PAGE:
Over the past decade, several countries such as Australia, the UK, and the U.S. have started information technology initiatives aimed at stemming rising healthcare costs. Central to each of these initiatives is the creation of electronic health record (EHR) systems that enable a patient's EHR to be accessed by an attending healthcare professional from anywhere in the country.

    The benefits claimed for EHRs are that by being able to quickly and accurately access a person's entire health history, deaths due to medical errors (estimated to be 100,000 a year in the U.S. alone) will be drastically cut, billions of dollars in medical costs will be saved annually, and patient care will be significantly improved. Experience at the U.S. Veterans Affairs and Department of Defense (among the largest users of EHRs in the world) supports many of the benefits claimed. [Note: DoD's AHTLA system currently contains 7.2 million electronic beneficiary records.]

    However, the attempts at creating national EHR systems have been encountering difficulties. In Australia, the implementation cost has risen from an estimated AU$500m in 2000 to AU$2b today. In the U.K., the implementation costs have risen from an estimated 2.6b pounds in 2002 to at least 15b pounds today. In the U.S., the ``working estimate'' for a national EHR system runs between $100b and $150b in implementation costs with $50b per year in operating costs.

    The U.K. Connecting for Health initiative calls for everyone in the U.K. to have EHRs by 2008. However, there have been ongoing problems with its implementation that have spurred 23 leading U.K. computer-science academics to write an open letter to the Parliament's Health Select Committee in April, recommending an independent assessment of the basic technical viability. In their letter, they ask whether there is a technical architecture, a project plan, a detailed design, assessments of data volumes and traffic loads, adequate resiliency in the design, as well as conformance with data and privacy laws, and so on. [Note: Physicians find it difficult to use, patient records have disappeared, suppliers developing the software have run into financial difficulties, privacy of medical records is not assured, etc.]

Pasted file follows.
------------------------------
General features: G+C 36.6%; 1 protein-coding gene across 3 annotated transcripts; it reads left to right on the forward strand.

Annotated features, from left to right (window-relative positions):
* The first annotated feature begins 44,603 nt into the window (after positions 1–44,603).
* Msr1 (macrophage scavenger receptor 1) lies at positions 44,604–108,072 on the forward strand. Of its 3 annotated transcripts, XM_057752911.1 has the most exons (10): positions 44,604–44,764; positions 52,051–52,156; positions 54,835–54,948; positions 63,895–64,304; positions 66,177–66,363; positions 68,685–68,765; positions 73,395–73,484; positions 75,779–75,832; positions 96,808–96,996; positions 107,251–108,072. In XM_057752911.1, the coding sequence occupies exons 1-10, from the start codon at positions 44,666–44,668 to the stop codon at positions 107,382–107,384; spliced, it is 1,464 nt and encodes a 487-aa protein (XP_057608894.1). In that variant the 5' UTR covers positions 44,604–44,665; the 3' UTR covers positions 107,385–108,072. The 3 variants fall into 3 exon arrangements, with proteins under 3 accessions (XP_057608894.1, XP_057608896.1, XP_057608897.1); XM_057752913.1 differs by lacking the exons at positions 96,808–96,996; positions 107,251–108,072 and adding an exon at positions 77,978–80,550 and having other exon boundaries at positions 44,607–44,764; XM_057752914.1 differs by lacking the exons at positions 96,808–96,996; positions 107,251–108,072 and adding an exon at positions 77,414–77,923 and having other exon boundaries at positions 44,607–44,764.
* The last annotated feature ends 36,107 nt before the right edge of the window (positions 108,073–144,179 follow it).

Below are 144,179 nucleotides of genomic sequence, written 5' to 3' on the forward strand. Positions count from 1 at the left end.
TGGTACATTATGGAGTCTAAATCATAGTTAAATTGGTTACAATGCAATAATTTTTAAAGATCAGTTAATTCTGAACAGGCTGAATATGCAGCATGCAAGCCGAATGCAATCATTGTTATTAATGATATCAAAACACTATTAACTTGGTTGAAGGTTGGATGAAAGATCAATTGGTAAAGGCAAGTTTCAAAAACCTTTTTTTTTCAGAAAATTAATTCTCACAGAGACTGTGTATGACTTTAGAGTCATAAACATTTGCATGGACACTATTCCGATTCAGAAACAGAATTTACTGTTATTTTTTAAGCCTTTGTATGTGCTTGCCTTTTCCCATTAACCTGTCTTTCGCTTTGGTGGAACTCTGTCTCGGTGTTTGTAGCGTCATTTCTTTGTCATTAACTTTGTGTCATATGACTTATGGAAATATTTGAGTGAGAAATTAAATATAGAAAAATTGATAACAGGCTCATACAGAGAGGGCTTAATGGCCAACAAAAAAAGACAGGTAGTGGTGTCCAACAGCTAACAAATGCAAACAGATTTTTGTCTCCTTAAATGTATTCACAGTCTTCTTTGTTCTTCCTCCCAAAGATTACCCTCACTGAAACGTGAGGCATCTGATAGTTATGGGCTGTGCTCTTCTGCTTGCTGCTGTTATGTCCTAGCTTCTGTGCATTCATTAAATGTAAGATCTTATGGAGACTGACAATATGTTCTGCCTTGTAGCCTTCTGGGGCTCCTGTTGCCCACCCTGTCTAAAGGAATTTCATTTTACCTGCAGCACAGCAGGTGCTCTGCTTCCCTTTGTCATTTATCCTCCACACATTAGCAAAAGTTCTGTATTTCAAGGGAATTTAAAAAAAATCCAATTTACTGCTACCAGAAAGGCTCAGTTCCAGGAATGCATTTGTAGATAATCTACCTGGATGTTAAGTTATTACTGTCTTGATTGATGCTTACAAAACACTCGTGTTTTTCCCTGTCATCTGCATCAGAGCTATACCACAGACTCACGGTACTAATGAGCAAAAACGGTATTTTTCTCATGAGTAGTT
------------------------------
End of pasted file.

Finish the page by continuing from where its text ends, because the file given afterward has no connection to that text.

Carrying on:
The U.S. approach to creating a national EHR system differs from the U.K. approach. Whereas the U.K. EHR system is publicly funded, the U.S. has decided to adopt a market-based approach, where the government acts as technology coordinator and adoption catalyst. Instead of funding the building of a single, integrated networked system with a central EHR database as in the U.K., the U.S. government is facilitating the definition of standards to allow the interoperability of commercially available EHR systems as well as interoperability certification standards. The U.S. government has high hopes for EHRs, and views the development of an EHR system merely as a technological catalyst for changing how healthcare is delivered and paid for. [Note: As the head of the Department of Health and Human Services has stated, the administration is counting on them to among other things ``save Medicare''.]

    Some concerns are already arising with the U.S. initiative and whether its objective of providing most U.S. citizens EHRs by 2014 is realistic. For example, the government's initiative has been chronically underfunded from the start. Medical researchers, pharmaceutical companies, insurance companies, EHR vendors, and other interested parties cannot agree on what functionality, form of information capture, and record access a national EHR system should support. Physicians working in small medical practices worry about the costs involved.

    Whereas many of the issues encountered merely reflect specific instances of generic software system development problems, their number, complexity, and potential personal and political impacts magnify their importance. Thus, concerns arise from the absence of both a full business case for a national EHR system and a comprehensive risk assessment and management plan outlining the potential social, economic, and technological issues involved in creating and operating the system. As the U.K. is discovering, focusing on the technology of electronic medical records without considering the myriad socioeconomic consequences is a big mistake.